RIZE: You won CUT’s Drag Queens Decide Who Wins $1000. During the filming of this Mark, “Mom” Finley came across really entitled. Is this common for white queens in Seattle or have you been pretty pleased with your experience/acceptance into the local drag scene?
Issa: Without burning any bridges, I will say anywhere you go in the drag scene in America you’re going to meet entitled white drag queens. That’s just the T. I don’t think most queens really process how Black queens genuinely have to work twice as hard to get half as much as our white counterparts and were really not even allowed to complain about it. When you’re a white-passing drag queen, it’s enough to just be pretty. If you’re light skin and pretty you will be fine. You will get booked consistently, no matter your attitude. That isn’t me being bitter either, it’s a transaction I watch happen backstage all the time. I know I’m pretty, but I’m also so acutely aware that that’s not enough for me. Black queens are expected to be great dancers, singers, comedians, and nothing less than happy-go-lucky backstage just so we can get that token Black queen booking.
RIZE: There is no one specific way for drag to manifest. Every city has its own drag families, its own drag culture, and its own drag history. How would you define Seattle’s drag culture?
Issa: The queens here love to make a mess and they love a good prop. I would describe the drag here as pretty punk rock. The word grunge comes to mind.
RIZE: Modern Drag has always been a form of resistance against racism, homophobia and bigotry. This PRIDE Month falls during a pandemic and a civil rights movement. What are your thoughts about this resistance and how can folks support you and your work right now?
Issa: This resistance scares me because it’s been brewing for years. This resistance scares me because now that thin illusion of a post-racial society has been broken, going back to any former iteration of “normal” is terrifying and would require a level of complacency I no longer have the energy or patience for. I’ve kinda been on this rollercoaster of emotions the past few months because the older I get the more I think I have somewhat of a grasp on systematic racism and its effects on me and my community, and every day I would have the rug pulled from under me with another headline telling me I don’t know shit!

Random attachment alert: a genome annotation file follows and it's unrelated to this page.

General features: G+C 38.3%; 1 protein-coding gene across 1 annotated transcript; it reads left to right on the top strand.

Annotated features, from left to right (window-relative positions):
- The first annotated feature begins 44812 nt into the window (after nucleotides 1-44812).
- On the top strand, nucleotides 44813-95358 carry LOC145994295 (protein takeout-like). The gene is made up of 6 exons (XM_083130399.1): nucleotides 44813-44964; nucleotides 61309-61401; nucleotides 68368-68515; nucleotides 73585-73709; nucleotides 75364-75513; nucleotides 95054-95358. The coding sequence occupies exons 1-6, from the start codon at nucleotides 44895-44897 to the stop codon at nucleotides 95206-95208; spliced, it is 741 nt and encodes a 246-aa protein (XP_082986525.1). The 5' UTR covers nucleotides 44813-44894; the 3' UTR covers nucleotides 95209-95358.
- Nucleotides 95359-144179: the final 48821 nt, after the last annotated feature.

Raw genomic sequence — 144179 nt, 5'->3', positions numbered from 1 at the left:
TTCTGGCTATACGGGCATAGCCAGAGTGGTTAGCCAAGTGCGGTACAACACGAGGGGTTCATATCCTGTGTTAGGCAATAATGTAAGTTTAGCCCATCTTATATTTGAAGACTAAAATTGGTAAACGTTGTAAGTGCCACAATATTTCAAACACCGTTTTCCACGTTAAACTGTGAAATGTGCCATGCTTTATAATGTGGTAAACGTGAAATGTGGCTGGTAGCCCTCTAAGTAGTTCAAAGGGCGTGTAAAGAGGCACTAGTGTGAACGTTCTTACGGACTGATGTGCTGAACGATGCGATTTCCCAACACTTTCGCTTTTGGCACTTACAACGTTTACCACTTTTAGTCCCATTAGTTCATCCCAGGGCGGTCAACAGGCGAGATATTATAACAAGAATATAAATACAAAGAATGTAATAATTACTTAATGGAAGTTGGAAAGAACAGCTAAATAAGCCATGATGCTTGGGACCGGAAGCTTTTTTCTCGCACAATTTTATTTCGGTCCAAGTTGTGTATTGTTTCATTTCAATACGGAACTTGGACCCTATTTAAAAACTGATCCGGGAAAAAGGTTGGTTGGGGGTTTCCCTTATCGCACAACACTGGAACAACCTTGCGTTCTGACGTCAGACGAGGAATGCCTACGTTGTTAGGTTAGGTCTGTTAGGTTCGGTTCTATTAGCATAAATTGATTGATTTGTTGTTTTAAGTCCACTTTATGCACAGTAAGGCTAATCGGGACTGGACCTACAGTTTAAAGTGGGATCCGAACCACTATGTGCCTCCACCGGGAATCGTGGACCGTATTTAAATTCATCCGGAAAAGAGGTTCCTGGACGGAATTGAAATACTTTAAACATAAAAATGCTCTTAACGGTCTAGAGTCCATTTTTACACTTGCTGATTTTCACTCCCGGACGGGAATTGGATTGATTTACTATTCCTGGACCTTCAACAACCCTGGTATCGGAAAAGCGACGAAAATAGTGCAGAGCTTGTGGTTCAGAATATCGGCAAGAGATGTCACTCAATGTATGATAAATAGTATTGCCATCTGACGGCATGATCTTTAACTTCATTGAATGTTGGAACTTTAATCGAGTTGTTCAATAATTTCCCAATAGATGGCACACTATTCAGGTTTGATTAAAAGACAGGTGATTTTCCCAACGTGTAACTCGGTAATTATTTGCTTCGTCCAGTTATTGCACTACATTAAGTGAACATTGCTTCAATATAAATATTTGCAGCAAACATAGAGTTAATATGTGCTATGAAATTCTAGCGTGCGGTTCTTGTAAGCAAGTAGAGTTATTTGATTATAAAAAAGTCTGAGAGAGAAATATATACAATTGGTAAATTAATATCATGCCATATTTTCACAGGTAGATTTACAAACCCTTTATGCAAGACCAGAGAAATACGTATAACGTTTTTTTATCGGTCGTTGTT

I’m hopeful that with everything going on, in regard to this revolution of sorts, that education is happening daily! So, the information that took me years to learn, is ready and accessible for those who had no idea they had more to learn.
If people want to support black people during this time, donations are extremely helpful, and I mean it. At the end of the day, we still live in a capitalist society. If you really wanna help though, educate yourself and stop expecting black people to have all the answers. It’s not our job to end racism.
RIZE: As a drag queen, you’re an entertainer, but you’re also a MAJOR influence in the LGBTQ+ community. Do you feel like you have responsibilities to the public/LQBTQ+ community more so right now? If so what kind of activism/advocacy have you been engaged in?
Issa: If you’re a drag queen and you’re not using your platform to speak on the issues that our community has been facing for generations, not just now, I need you to hang it up. Being an entertainer is only one part of the job, the other parts are defender and educator. I firmly believe almost every right we have today as queer people is because of Black trans women and the drag queens who came before me. There’s this intersectionality of some queer people being white and cis or cis passing or even just the token, making it into positions of power in the mainstream. I think it’s our job to remind those queers with power to remember to speak up for their brothers and sisters who can’t speak for themselves.
RIZE: Favorite Drag Queen Past or Present?
Issa: Naomi Smalls. Naomi Smalls has always just done it for me.
RIZE: Favorite song to perform in drag?
Issa: Anything by ChloexHalle, Sza, Janelle Monae, Solange, or Victoria Monet. Anything sultry, femme, and Black.
RIZE: Where can people catch your next performance?
Issa: I’m gonna keep posting visuals on my Instagram @IssaManOfficial but as of right now, if I’m being totally honest, I don’t know where yet! My focus is on my community right now. My focus is on using my platform to obtain some form of justice. Stay tuned otherwise.
Whoa by Snow Alegra. Performed by Issa Man. Shot and edited by Justin Ortiz.
Follow Issa on IG at @IssaManOfficial
Support her on Venmo/Cashapp @/$ IssaManOfficial